Shared psychotic disorder, also known as folie à deux or psychosis by association, is a relatively rare delusional disorder involving two (or more) people with close emotional ties. In the West, shared psychosis most commonly develops between two sisters or between husband and wife, while in Japan the most common form involves a parent and a son or daughter. Shared psychosis occasionally involves an entire nuclear family.

    Psychosis is characterized by the following symptoms:

    • Delusions. Those delusions that occur in schizophrenia and its related forms are typically bizarre (i.e., they could not occur in real life). Delusions occurring in delusional disorder are more plausible, but still patently untrue. In some cases, delusions may be accompanied by feelings of paranoia.
    • Hallucinations. Psychotic patients see, hear, smell, taste, or feel things that aren't there. Schizophrenic hallucinations are typically auditory or, less commonly, visual; but psychotic hallucinations can involve any of the five senses.
    • Disorganized speech. Psychotic patients, especially those with schizophrenia, often ramble on in incoherent, nonsensical speech patterns.
    • Disorganized or catatonic behavior. The catatonic patient reacts inappropriately to his/her environment by either remaining rigid and immobile or by engaging in excessive motor activity. Disorganized behavior is behavior or activity that is inappropriate for the situation, or unpredictable.

    Diagnosis

    Patients with psychotic symptoms should undergo a thorough physical examination and history to rule out such possible organic causes as seizures, delirium, or alcohol withdrawal, and such other psychiatric conditions as dissociation or panic attacks. If a psychiatric cause such as schizophrenia is suspected, a mental health professional will typically conduct an interview with the patient and administer one of several clinical inventories, or tests, to evaluate mental status. This assessment takes place in either an outpatient or hospital setting.

    Psychotic symptoms and behaviors are considered psychiatric emergencies, and persons showing signs of psychosis are frequently taken by family, friends, or the police to a hospital emergency room. A person diagnosed as psychotic can be legally hospitalized against his or her will, particularly if he or she is violent, threatening to commit suicide, or threatening to harm another person. A psychotic person may also be hospitalized if he or she has become malnourished or ill as a result of failure to feed, dress appropriately for the climate, or otherwise take care of him- or herself.

    Treatment

    Psychosis that is symptomatic of schizophrenia or another psychiatric disorder should be treated by a psychologist and/or psychiatrist. An appropriate course of medication and/or psychosocial therapy is employed to treat the underlying primary disorder. If the patient is considered to be at risk for harming himself or others, inpatient treatment is usually recommended.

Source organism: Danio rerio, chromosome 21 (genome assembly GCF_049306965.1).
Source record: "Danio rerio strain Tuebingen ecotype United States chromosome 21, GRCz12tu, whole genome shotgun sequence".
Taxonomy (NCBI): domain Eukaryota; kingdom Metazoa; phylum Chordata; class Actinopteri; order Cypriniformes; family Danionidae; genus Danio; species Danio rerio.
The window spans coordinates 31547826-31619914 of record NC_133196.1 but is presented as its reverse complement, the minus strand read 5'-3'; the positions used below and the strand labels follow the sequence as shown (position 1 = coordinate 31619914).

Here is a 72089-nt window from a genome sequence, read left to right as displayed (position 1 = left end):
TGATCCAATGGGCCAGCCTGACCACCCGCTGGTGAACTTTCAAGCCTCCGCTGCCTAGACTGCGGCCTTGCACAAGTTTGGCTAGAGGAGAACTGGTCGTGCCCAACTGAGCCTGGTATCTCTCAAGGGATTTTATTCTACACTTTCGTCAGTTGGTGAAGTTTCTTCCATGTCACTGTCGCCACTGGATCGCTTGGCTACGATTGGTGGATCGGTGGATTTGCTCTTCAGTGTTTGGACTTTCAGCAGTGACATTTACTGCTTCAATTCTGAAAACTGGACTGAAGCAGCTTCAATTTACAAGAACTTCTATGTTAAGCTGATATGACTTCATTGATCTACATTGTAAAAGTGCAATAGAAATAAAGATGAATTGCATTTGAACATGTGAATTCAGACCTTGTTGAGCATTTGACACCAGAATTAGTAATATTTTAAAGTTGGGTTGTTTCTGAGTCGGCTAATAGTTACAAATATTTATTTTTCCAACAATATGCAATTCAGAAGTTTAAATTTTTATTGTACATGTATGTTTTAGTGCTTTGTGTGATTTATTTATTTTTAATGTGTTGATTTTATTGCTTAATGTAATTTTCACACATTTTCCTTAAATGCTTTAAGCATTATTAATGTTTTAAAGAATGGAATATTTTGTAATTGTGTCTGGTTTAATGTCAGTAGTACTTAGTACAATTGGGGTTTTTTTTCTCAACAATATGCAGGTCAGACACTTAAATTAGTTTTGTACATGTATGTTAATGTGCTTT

Treatment of shared psychotic disorder involves separating the affected persons from one another as well as using antipsychotic medications and psychotherapy.

    Antipsychotic medication such as thioridazine (Mellaril), haloperidol (Haldol), chlorpromazine (Thorazine), clozapine (Clozaril), sertindole (Serlect), olanzapine (Zyprexa), or risperidone (Risperdal) is usually prescribed to bring psychotic symptoms under control and into remission. Possible side effects of antipsychotics include dry mouth, drowsiness, muscle stiffness, and tardive dyskinesia (involuntary movements of the body). Agranulocytosis, a potentially serious but reversible health condition in which the white blood cells that fight infection in the body are destroyed, is a possible side effect of clozapine. Patients treated with this drug should undergo weekly blood tests to monitor white blood cell counts for the first six months, then every two weeks.

    After an acute psychotic episode has subsided, antipsychotic drug maintenance treatment is typically employed and psychosocial therapy and living and vocational skills training may be attempted.

    Prognosis

    Prognosis for brief psychotic disorder is quite good; for schizophrenia, less so. Generally, the longer and more severe a psychotic episode, the poorer the prognosis is for the patient. Early diagnosis and treatment are critical to improving outcomes for the patient across all psychotic disorders.

    Approximately 10% of America's permanently disabled population is comprised of schizophrenic individuals. The mortality rate of schizophrenic individuals is also high—approximately 10% of schizophrenics commit suicide, and 20% attempt it. However, early diagnosis and long-term follow up care can improve the outlook for these patients considerably. Roughly 60% of patients with schizophrenia will show substantial improvement with appropriate treatment.

    Source: The Gale Group. Gale Encyclopedia of Medicine, 3rd ed.

  • The word psychosis is used to describe conditions that affect the mind, where there has been some loss of contact with reality. When someone becomes ill in this way it is called a psychotic episode. During a period of psychosis, a person